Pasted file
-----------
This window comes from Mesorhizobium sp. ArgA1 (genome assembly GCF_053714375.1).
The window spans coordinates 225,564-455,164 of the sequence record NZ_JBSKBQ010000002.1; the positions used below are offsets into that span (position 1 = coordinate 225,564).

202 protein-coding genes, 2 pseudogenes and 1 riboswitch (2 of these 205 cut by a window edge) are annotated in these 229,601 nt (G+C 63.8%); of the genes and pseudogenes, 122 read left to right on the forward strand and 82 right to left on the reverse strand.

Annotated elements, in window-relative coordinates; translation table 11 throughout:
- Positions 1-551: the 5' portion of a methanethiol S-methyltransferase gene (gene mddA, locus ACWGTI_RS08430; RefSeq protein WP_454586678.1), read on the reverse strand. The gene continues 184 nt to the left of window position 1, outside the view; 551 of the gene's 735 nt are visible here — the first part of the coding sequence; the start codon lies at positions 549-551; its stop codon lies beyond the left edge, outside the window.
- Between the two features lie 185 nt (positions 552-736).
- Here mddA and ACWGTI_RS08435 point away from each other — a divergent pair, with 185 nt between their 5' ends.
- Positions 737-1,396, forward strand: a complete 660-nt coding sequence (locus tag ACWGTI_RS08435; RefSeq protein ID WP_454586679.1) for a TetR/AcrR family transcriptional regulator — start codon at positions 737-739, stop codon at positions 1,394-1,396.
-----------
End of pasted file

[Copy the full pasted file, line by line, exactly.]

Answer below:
This window comes from Mesorhizobium sp. ArgA1 (genome assembly GCF_053714375.1).
The window spans coordinates 225,564-455,164 of the sequence record NZ_JBSKBQ010000002.1; the positions used below are offsets into that span (position 1 = coordinate 225,564).

202 protein-coding genes, 2 pseudogenes and 1 riboswitch (2 of these 205 cut by a window edge) are annotated in these 229,601 nt (G+C 63.8%); of the genes and pseudogenes, 122 read left to right on the forward strand and 82 right to left on the reverse strand.

Annotated elements, in window-relative coordinates; translation table 11 throughout:
- Positions 1-551: the 5' portion of a methanethiol S-methyltransferase gene (gene mddA, locus ACWGTI_RS08430; RefSeq protein WP_454586678.1), read on the reverse strand. The gene continues 184 nt to the left of window position 1, outside the view; 551 of the gene's 735 nt are visible here — the first part of the coding sequence; the start codon lies at positions 549-551; its stop codon lies beyond the left edge, outside the window.
- Between the two features lie 185 nt (positions 552-736).
- Here mddA and ACWGTI_RS08435 point away from each other — a divergent pair, with 185 nt between their 5' ends.
- Positions 737-1,396, forward strand: a complete 660-nt coding sequence (locus tag ACWGTI_RS08435; RefSeq protein ID WP_454586679.1) for a TetR/AcrR family transcriptional regulator — start codon at positions 737-739, stop codon at positions 1,394-1,396.